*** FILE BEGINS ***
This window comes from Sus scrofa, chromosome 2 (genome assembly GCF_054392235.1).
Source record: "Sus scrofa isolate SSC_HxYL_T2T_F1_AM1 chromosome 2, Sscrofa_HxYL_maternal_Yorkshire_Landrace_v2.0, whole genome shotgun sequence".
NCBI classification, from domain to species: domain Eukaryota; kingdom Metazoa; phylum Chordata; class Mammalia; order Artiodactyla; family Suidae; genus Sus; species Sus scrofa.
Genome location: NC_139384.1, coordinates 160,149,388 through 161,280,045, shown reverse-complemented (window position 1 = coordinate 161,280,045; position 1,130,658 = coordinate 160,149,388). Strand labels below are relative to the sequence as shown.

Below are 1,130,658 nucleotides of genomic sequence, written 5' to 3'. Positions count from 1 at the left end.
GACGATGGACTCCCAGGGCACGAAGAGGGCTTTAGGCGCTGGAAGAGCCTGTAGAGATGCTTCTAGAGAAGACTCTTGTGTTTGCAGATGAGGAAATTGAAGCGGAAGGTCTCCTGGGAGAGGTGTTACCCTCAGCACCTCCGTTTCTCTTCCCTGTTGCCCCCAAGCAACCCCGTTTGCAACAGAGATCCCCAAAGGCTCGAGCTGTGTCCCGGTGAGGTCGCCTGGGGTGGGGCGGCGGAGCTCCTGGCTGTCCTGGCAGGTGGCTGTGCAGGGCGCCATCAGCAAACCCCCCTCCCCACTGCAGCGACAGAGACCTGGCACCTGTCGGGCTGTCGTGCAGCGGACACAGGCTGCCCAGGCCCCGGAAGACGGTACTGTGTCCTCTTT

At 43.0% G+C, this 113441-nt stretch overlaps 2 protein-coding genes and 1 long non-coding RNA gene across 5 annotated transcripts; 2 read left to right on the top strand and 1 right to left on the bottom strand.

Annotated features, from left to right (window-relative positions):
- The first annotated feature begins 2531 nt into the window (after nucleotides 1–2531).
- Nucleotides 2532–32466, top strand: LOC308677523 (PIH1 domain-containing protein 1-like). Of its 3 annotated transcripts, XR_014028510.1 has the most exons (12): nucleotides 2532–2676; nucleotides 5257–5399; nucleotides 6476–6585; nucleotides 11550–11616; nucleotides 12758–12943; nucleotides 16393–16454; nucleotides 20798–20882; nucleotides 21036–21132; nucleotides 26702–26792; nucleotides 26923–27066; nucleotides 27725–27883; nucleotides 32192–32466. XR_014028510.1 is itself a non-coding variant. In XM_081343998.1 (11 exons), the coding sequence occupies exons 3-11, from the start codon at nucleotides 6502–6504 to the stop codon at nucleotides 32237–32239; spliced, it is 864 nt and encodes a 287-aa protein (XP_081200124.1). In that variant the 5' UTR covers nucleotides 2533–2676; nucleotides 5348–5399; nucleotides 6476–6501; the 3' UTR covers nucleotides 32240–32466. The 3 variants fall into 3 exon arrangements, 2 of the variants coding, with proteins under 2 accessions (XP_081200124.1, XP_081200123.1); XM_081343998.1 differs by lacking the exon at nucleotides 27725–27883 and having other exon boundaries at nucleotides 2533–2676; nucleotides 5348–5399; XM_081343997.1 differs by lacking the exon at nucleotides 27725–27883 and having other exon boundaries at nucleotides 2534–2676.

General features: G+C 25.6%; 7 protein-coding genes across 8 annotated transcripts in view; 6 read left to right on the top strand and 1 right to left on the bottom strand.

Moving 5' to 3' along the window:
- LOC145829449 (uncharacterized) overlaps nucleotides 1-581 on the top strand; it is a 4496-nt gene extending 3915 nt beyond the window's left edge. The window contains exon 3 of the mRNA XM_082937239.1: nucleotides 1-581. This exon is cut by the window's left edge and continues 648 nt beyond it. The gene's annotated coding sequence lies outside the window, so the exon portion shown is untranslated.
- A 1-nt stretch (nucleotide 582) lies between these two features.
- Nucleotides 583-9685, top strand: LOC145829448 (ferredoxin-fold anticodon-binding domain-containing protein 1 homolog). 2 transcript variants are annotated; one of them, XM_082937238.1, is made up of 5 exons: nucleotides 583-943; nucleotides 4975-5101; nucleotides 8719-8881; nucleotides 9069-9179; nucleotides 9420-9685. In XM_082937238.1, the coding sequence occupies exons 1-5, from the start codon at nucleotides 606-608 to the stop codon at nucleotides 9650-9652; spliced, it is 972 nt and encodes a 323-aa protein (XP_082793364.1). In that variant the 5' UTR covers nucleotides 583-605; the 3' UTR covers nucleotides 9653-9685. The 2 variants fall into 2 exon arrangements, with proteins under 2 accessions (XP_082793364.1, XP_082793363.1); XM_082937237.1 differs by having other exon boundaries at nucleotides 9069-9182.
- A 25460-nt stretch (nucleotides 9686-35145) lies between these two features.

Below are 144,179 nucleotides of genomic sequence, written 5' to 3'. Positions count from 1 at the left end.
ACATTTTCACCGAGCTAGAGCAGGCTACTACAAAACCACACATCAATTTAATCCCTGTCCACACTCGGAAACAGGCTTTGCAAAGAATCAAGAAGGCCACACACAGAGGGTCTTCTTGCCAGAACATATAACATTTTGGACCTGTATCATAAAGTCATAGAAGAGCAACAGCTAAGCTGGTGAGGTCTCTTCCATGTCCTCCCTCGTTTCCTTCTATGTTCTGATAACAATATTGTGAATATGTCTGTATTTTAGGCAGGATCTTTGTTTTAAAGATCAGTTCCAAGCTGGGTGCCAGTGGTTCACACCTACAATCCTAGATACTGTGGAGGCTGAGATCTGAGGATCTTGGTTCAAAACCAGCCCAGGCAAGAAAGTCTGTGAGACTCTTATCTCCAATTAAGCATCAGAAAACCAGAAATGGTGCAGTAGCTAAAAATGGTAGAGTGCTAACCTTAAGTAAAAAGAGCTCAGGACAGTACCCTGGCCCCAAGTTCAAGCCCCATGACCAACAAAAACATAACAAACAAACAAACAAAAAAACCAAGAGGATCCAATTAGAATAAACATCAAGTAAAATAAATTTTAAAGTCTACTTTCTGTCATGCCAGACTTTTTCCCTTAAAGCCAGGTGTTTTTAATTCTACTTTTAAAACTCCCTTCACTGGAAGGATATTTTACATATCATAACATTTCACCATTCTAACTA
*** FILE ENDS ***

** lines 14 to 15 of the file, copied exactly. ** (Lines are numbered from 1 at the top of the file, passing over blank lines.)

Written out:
- A 1-nt stretch (nucleotide 582) lies between these two features.
- Nucleotides 583-9685, top strand: LOC145829448 (ferredoxin-fold anticodon-binding domain-containing protein 1 homolog). 2 transcript variants are annotated; one of them, XM_082937238.1, is made up of 5 exons: nucleotides 583-943; nucleotides 4975-5101; nucleotides 8719-8881; nucleotides 9069-9179; nucleotides 9420-9685. In XM_082937238.1, the coding sequence occupies exons 1-5, from the start codon at nucleotides 606-608 to the stop codon at nucleotides 9650-9652; spliced, it is 972 nt and encodes a 323-aa protein (XP_082793364.1). In that variant the 5' UTR covers nucleotides 583-605; the 3' UTR covers nucleotides 9653-9685. The 2 variants fall into 2 exon arrangements, with proteins under 2 accessions (XP_082793364.1, XP_082793363.1); XM_082937237.1 differs by having other exon boundaries at nucleotides 9069-9182.